Social robots may help children in their daily health-care related activities, such as adherence to diet and exercises of diabetics. Based on a domain and literature study, we specified three support roles with corresponding bot behaviors: motivator, educator and buddy. These behaviors, such as showing attentiveness, could be implemented well in a physical character (the iCat robot), somewhat less well in a virtual character, and least well in a text interface. Twenty-eight to nine years old-children participated in a controlled experiment to evaluate the bots. They proved to value the support roles positively, in particular the buddy role. Objective and subjective data showed that they highly appreciated both the physical and virtual characters (more than the text interface). Furthermore, children proved to interact faster with the character than with the text interface. There is a clear added value of robots compared to conventional text interfaces.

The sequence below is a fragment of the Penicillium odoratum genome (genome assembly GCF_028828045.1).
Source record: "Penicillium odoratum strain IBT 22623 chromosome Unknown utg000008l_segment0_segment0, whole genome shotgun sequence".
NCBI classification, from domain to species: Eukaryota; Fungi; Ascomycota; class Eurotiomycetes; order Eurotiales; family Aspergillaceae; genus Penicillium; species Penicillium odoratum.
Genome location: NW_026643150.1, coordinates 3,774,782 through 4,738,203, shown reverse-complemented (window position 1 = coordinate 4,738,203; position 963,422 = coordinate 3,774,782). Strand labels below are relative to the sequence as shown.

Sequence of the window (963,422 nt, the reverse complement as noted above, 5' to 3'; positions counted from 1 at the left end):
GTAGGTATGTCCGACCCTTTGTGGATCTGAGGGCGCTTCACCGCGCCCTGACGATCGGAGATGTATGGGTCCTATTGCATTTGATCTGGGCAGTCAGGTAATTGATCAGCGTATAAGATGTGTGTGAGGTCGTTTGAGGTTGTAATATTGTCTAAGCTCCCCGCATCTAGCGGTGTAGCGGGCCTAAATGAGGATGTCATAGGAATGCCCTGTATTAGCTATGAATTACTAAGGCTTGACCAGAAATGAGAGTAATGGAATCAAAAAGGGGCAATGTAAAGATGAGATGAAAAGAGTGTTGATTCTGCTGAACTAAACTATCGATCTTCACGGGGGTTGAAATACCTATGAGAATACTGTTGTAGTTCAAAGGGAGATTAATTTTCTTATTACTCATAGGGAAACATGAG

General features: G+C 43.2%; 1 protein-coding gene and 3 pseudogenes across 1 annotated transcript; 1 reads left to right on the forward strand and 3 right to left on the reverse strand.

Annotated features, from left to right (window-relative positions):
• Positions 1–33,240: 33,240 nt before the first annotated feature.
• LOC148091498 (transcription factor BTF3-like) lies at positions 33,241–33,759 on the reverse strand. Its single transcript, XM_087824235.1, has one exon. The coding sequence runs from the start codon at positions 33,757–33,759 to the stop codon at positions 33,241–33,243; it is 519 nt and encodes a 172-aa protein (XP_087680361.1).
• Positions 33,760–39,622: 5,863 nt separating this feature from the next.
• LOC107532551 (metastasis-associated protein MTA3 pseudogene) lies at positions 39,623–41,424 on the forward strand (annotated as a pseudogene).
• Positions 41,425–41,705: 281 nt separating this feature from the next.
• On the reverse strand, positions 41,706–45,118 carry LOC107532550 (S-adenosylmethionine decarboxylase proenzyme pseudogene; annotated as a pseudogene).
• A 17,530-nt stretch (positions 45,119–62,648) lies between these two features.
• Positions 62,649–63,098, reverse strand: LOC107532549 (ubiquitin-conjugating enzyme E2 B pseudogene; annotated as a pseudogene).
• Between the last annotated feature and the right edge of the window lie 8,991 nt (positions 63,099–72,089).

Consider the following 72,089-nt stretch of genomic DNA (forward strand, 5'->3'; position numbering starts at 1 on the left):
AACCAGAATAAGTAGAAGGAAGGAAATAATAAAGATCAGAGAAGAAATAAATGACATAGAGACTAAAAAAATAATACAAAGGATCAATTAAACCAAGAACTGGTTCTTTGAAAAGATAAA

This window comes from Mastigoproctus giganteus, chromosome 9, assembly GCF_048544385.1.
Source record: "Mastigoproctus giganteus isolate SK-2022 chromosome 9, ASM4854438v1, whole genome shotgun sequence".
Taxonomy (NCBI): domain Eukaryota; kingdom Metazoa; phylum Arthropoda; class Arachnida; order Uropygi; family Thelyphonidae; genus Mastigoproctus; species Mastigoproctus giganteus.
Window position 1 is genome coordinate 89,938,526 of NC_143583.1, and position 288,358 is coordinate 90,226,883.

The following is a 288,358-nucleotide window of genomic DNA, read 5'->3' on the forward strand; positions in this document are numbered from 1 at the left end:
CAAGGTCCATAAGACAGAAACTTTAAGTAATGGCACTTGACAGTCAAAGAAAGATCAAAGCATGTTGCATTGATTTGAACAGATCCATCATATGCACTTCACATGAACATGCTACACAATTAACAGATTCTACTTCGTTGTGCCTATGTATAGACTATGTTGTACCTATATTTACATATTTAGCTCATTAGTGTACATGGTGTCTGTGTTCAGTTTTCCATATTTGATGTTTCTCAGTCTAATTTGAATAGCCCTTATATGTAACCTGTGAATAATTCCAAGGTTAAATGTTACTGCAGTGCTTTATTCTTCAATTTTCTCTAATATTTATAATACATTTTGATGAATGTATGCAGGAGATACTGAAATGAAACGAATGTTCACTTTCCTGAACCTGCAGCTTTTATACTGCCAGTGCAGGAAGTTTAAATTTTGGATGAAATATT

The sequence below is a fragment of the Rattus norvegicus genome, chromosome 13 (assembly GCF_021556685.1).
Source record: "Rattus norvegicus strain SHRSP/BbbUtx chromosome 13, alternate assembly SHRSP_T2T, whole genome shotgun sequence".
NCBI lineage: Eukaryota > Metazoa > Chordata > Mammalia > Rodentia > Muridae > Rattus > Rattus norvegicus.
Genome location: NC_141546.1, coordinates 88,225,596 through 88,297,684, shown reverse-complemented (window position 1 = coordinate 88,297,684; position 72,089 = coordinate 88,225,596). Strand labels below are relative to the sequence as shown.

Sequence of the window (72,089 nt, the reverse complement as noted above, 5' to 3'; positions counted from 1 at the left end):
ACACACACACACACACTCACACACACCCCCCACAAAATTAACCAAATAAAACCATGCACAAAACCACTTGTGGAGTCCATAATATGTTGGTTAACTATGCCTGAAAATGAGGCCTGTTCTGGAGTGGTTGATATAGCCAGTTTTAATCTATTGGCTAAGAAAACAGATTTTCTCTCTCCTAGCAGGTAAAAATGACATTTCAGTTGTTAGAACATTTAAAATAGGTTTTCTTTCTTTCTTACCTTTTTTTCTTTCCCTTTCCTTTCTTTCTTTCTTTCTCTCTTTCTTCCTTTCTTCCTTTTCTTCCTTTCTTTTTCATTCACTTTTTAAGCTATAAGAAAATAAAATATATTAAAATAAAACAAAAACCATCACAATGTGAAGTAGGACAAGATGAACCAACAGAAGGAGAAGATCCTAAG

Human-robot interaction; Physical agents; Domotic agents and applications